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Big Star's Third

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Big Star's Third
Years active2010 to present
MembersJody Stephens
Mike Mills
Chris Stamey
Mitch Easter

Big Star's Third refers to a series of tribute concerts built on Big Star's 1975 album Third/Sister Lovers. Regarded as a "lost masterpiece," and described as "the soundtrack to a nervous breakdown," the material from Third/Sister Lovers was first played live and fully orchestrated in December 2010, when two dozen musicians performed it at the Cat's Cradle in Carrboro, North Carolina. Since then, Big Star's Third concerts have taken place in the United States, the UK, and Australia.[1] Although the performers rotate from show to show, a core group of musicians, including Jody Stephens, Big Star's original drummer, Mike Mills of R.E.M., Chris Stamey from The dB's, and Mitch Easter of Let's Active have been involved in the majority of the Big Star's Third shows.[2]


Big Star's Third began with Stamey, who had collaborated with Big Star's Alex Chilton in the late 70s. In 2005, working with Cat's Cradle owner Frank Heath, Stamey recruited a group of musicians for a performance of Elliot Smith's Either/Or. Several weeks later, Heath and Stamey discussed a performance of Third/Sister Lovers using a similar model. Stamey subsequently tracked down Carl Marsh, who had orchestrated Third/Sister Lovers. Marsh volunteered to write out the scores to replace the originals, which had been lost, but needed the original multitracked recordings of the album to do so. Five years later, at Heath's urging, Stamey spoke to John Fry at Ardent Studios, where Third/Sister Lovers was recorded. Fry agreed to make some of the original multitracks available so that the written music could be accurately rewritten, and the unwritten parts deciphered, and, after speaking to Stephens—who then managed Ardent Studios—Stamey planned a trip to discuss the project with the reconfigured Big Star, who were rehearsing for a SXSW performance. The night before the meeting, on March 17, 2010, Chilton died of a heart attack.[3]

'Third' is an album of soft moonlight and deep black holes. It's the sound of confusion and dislocation. It's an album that sounds as if it was being demolished even as it was being recorded, where a heartstoppingly beautiful melody might at any moment be washed away by a scree of white noise. - The Guardian[4]

With the support of Chilton's widow, Stephens, and Ardent, the plans for the Third/Sister Lovers concert moved forward. The inaugural performance of Big Star's Third took place on December 10 at the Cat's Cradle, with Stephens on drums, Mills on bass, and Easter and Stamey on guitar. Additional musicians included nine singers, a seven-piece string section, and five brass and woodwind players.[3][5]

Big Star's Third—which always includes an orchestra—has since been performed with as many as 45 people. Guest vocalists and musicians have included Ken Stringfellow, The Bangles, Jon Auer, Peter Buck, Pat Sansone, Dean Wareham, Cat Power, Kurt Vile, Jason Falkner, Matthew Sweet, Norman Blake, Ira Kaplan, Michael Stipe, Aimee Mann, Robyn Hitchcock, Ray Davies, Van Dyke Parks, Django Haskins, Pete Yorn, Tommy Keene, Skylar Gudasz and Brett Harris. Big Star's Third now plays Big Star's debut album, #1 Record in its entirety, as well as songs by Chris Bell, Big Star's original guitarist, who died in 1978.[6][7]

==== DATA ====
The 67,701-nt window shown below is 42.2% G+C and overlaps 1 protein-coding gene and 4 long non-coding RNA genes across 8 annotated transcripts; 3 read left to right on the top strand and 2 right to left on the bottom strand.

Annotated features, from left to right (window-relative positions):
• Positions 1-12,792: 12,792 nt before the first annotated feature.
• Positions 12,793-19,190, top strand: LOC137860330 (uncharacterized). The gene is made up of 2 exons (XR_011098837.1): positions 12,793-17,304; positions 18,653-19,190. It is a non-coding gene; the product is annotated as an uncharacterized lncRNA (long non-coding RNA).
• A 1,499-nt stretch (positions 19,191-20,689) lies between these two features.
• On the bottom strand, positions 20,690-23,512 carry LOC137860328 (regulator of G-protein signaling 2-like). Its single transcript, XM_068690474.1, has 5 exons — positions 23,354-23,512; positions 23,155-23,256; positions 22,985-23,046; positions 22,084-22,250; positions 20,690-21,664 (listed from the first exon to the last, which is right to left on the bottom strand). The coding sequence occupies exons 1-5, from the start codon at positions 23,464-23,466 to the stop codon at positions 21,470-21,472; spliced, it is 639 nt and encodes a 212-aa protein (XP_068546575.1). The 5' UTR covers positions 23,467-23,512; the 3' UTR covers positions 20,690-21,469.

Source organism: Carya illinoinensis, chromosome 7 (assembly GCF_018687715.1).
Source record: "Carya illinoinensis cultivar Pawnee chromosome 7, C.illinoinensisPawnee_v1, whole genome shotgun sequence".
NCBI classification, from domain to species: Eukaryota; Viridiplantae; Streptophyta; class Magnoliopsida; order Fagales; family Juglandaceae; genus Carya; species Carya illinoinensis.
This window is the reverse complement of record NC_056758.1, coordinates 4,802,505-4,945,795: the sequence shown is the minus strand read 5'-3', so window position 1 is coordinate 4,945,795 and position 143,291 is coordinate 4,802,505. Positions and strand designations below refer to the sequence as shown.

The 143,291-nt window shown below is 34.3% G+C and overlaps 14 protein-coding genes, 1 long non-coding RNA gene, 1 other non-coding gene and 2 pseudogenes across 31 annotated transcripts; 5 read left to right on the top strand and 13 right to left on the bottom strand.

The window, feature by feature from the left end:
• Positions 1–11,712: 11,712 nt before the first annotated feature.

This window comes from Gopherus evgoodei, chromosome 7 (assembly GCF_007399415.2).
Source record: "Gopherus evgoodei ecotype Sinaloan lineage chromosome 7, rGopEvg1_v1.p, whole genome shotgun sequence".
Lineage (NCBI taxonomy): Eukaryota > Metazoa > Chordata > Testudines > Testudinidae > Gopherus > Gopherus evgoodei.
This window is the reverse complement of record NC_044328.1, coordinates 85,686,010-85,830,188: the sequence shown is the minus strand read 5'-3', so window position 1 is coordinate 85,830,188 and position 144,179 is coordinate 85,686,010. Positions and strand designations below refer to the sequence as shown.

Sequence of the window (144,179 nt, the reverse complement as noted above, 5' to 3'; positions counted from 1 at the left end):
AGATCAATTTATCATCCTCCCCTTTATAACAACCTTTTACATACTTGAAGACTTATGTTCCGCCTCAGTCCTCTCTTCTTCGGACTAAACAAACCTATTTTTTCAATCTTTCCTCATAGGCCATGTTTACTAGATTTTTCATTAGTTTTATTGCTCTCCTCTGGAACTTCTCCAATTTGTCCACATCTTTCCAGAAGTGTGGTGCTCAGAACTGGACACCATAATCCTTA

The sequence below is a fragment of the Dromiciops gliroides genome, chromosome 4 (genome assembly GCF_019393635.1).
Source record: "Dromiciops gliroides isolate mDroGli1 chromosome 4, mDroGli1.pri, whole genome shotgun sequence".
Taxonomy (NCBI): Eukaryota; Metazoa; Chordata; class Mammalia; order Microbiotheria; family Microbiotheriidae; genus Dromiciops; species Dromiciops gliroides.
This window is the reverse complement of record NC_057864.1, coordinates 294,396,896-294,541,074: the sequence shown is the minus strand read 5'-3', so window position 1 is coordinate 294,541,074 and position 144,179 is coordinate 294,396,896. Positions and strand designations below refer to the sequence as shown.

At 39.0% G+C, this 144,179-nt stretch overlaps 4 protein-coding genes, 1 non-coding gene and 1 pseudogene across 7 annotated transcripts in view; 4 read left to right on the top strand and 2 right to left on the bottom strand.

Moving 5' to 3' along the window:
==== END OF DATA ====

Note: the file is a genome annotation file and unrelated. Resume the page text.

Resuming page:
Big Star's Third has received significant critical acclaim. Of the Sydney show, the Australian reported that "...for all of its jaggedness, it is underpinned by a haunting, visceral brilliance that shines (and truly sparkled) as it was performed live."[7] Rolling Stone wrote that the album was performed to "loving effect, with a striking fidelity to the 1974 arrangements and weirdness,"[8] and MTV described a New York show as "inspired and imperfect, like the music on which it was based."[9]


  1. ^ Klein, David (August 20, 2014). "An Ardent Enterprise". Indy Week. Retrieved 30 September 2014.
  2. ^ Pareles, Jon (March 27, 2011). "A Musician's Musician Receives His Tribute". New York Times. Retrieved 29 September 2014.
  3. ^ a b Cornell, Rick (December 8, 2010). "Chris Stamey revisits Big Star's Third with a few dozen friends". Indy Week. Retrieved 30 September 2014.
  4. ^ Hann, Michael (May 3, 2012). "Big Star's Third: 'It's hard to nail the chaos'". The Guardian. Retrieved 30 September 2014.
  5. ^ Kot, Greg (June 29, 2013). "Concert review: Big Star 'Third' at Park West". Chicago Tribune. Retrieved 29 September 2014.
  6. ^ Lewis, Randy (September 25, 2014). "Big Star albums to be played live for autism benefit this weekend". Los Angeles Times. Retrieved 30 September 2014.
  7. ^ a b Salvo, Natalie (January 24, 2014). "SYDNEY FESTIVAL LIVE REVIEW: BIG STAR'S THIRD TRIBUTE FEAT. TIM ROGERS, CAT POWER, KURT VILE, KIM SALMON, EDWYN COLLINS & DAVE FAULKNER - ENMORE THEATRE (23.01.14)". The Australian Review. Retrieved 30 September 2014.
  8. ^ Fricke, David (March 28, 2011). "Big Star Disciples Recreate 'Third' in Concert". Rolling Stone. Retrieved 29 September 2014.
  9. ^ Partirdge, Kevin (March 29, 2011). "Michael Stipe Leads Big Star Tribute". mtv.com. MTV. Retrieved 30 September 2014.

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